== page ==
Petitioner's brief on appeal concentrated on the alleged errors committed by respondent judge in affirming the conviction, viz (1) in not granting a trial de novo; (2) in not granting a new trial; (3) in finding petitioner-accused guilty of grave oral defamation and slight physical injuries; and (4) holding her liable for moral and exemplary damages.
The Court in the interest of an expeditious disposition of cases on their merits and its aversion to splitting jurisdiction and multiplicity of actions and appeals has resolved to squarely pass upon the assigned errors on their merits. This approach renders moot the second petition seeking to set aside respondent judge's later order of August 27, 1976 dismissing the appeal to his court, which he had already passed upon anyway in his earlier decision of April 14, 1976 affirming the conviction and imposing furthermore the P7,000.00 award for moral and exemplary damages. Suffice it to note that assuming that the private prosecutor, without the intervention of the fiscal on behalf of the State, had the authority and personality to file the motion for dismissal of the appeal, respondent judge, if he found the petition to be meritorious, should not have ordered the dismissal of the appeal (which had been timely filed within the fifteen (15) day reglementary period) but instead should have forwarded the appeal to this Court, as the court of proper appellate jurisdiction. This would have been in consonance with the ruling in Bello vs. Court of Appeals that a timely appeal misdirected to a court of first instance should not be dismissed but should be instead certified by it to the proper appellate court, so as not to sacrifice substance to form and subordinate substantial justice to a mere matter of procedural technicality.
1. Petitioner's first contention is that respondent judge should have conducted a trial de novo on her appeal from the municipal court of Argao because the latter was not a court of record as it had no court stenographer. We find the same to be without merit.
Without going into the veracity of petitioner's allegation that there was no court stenographer in the municipal court of Argao, it is clear from the decision rendered by the municipal court that the two criminal cases were tried jointly, the proceedings were duly recorded in accordance with R.A. 6031 and a detailed statement of the evidence presented by the prosecution and the defense was made. In the decision of respondent judge, he made express reference to "the transcripts of stenographic notes of the proceedings before the court below in its session of July 24, 1971 which stenographer Leonisa B. Gonzales took down." In Celestino Luzano v. Hon. Honorio Romero et al., this Court held that "even when there is no duly appointed court stenographer, the proceedings can still be recorded by a competent stenographer duly designated by the Judge or upon agreement of the parties." It is noteworthy that neither in the petition filed nor in any of the pleadings submitted as annexes does it appear (at any time during the hearing in the municipal court or before judgment was rendered or at any time before appeal was taken therefrom) that any objections to the correctness of the transcript of stenographic notes were ever made by petitioner-accused.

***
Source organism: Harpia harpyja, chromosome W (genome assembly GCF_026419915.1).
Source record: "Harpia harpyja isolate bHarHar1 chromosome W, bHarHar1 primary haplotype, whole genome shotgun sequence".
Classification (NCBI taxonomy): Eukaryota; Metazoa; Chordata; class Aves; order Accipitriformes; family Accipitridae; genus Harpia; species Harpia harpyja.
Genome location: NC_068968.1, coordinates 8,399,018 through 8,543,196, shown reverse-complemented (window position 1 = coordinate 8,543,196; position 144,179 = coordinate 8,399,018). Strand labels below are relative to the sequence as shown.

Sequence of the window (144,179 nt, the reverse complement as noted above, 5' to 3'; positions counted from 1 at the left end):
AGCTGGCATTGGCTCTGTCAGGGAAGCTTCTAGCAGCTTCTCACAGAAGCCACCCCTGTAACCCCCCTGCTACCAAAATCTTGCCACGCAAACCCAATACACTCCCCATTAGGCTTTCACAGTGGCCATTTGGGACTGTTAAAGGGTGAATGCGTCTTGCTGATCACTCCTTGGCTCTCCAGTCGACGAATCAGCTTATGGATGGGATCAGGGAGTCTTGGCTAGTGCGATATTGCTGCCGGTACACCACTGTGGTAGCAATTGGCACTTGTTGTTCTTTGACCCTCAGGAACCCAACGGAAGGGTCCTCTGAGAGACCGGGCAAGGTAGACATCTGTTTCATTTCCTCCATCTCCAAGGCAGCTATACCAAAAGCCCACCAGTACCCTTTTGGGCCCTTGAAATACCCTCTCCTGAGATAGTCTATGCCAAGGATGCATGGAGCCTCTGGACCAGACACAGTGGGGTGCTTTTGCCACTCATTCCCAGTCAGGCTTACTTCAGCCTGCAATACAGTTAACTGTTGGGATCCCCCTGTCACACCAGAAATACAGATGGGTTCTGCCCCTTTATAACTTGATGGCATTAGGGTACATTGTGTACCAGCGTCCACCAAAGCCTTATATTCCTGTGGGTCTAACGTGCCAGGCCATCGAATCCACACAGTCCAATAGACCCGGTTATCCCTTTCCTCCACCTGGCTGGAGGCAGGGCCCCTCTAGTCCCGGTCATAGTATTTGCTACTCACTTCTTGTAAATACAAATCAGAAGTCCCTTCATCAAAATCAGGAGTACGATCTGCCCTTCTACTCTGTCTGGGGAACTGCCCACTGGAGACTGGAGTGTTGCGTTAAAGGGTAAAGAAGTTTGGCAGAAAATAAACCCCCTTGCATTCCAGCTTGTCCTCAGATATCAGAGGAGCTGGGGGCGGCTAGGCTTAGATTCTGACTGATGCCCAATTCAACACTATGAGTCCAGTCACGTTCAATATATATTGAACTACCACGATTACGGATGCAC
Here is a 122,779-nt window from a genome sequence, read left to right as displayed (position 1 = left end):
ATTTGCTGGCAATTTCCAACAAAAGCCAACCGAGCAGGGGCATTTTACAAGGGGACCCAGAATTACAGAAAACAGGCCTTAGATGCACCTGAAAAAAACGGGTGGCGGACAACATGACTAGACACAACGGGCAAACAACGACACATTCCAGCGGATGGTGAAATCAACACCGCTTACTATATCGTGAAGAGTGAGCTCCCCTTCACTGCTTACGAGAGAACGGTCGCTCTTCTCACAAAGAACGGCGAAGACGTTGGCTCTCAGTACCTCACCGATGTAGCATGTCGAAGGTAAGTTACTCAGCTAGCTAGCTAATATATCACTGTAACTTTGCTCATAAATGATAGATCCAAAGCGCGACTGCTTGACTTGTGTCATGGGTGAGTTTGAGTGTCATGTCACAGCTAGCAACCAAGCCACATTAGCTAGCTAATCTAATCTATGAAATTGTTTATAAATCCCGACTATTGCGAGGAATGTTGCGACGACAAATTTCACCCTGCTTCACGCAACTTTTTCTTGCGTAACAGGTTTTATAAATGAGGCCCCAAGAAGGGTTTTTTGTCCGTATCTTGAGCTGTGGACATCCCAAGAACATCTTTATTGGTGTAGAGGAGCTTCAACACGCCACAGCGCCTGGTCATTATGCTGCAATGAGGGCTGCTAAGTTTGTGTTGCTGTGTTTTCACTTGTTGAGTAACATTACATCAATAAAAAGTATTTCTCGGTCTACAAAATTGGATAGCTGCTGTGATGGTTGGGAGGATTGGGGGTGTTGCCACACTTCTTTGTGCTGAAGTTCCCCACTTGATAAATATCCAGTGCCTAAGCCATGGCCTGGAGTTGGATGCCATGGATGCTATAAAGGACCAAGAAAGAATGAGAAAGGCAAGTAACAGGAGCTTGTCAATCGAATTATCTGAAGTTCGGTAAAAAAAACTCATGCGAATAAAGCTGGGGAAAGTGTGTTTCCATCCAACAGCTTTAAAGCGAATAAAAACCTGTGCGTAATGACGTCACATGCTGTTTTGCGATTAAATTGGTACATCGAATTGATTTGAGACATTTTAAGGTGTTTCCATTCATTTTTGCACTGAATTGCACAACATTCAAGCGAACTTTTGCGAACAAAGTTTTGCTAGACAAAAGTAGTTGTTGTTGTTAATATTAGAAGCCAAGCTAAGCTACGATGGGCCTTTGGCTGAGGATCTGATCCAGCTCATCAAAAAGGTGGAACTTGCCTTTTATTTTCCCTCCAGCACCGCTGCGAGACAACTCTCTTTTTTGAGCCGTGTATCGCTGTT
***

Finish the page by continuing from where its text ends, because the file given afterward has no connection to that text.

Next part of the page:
2. It is next contended by petitioner that respondent judge erred in denying her motion for a new trial. The ground invoked is that certain errors of law and irregularities were committed during the trial in the municipal court consisting principally in the denial by the municipal judge of her right to present the complainant Luisa Sarmago as her witness. We find the contention to be untenable.
A petition for a new trial is addressed to the sound discretion of the trial court and the Court will not disturb the latter's action on appeal in the absence of a showing of grave abuse. There has been no abuse of judicial discretion here. From the record, it is shown that during the trial in the municipal court of Argao, the complainant testified as a witness for the prosecution. If petitioner-accused wanted to propound questions to her, this could have been readily accomplished during the cross-examination of the complaining witness. If petitioner's counsel failed to do so or to elicit the desired testimony from the complainant, it is now too late to cure that deficiency. But the accused had called no less than nine (9) witnesses in her behalf.